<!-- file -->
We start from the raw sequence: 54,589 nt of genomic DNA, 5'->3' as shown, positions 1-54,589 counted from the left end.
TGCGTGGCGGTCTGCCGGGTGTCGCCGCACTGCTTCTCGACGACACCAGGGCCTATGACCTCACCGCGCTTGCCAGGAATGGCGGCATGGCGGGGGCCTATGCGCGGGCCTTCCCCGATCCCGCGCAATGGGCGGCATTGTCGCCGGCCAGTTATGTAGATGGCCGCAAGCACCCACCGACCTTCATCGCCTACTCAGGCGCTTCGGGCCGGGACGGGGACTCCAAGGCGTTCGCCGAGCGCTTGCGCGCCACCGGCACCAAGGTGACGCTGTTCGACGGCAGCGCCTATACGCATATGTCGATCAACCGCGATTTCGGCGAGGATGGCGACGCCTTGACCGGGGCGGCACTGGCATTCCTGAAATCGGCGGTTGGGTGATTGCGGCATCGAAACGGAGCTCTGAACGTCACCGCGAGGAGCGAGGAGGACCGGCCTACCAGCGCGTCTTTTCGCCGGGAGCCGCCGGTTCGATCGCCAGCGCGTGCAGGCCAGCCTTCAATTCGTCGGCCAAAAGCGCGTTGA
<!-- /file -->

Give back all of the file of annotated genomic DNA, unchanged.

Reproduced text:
We start from the raw sequence: 54,589 nt of genomic DNA, 5'->3' as shown, positions 1-54,589 counted from the left end.
TGCGTGGCGGTCTGCCGGGTGTCGCCGCACTGCTTCTCGACGACACCAGGGCCTATGACCTCACCGCGCTTGCCAGGAATGGCGGCATGGCGGGGGCCTATGCGCGGGCCTTCCCCGATCCCGCGCAATGGGCGGCATTGTCGCCGGCCAGTTATGTAGATGGCCGCAAGCACCCACCGACCTTCATCGCCTACTCAGGCGCTTCGGGCCGGGACGGGGACTCCAAGGCGTTCGCCGAGCGCTTGCGCGCCACCGGCACCAAGGTGACGCTGTTCGACGGCAGCGCCTATACGCATATGTCGATCAACCGCGATTTCGGCGAGGATGGCGACGCCTTGACCGGGGCGGCACTGGCATTCCTGAAATCGGCGGTTGGGTGATTGCGGCATCGAAACGGAGCTCTGAACGTCACCGCGAGGAGCGAGGAGGACCGGCCTACCAGCGCGTCTTTTCGCCGGGAGCCGCCGGTTCGATCGCCAGCGCGTGCAGGCCAGCCTTCAATTCGTCGGCCAAAAGCGCGTTGA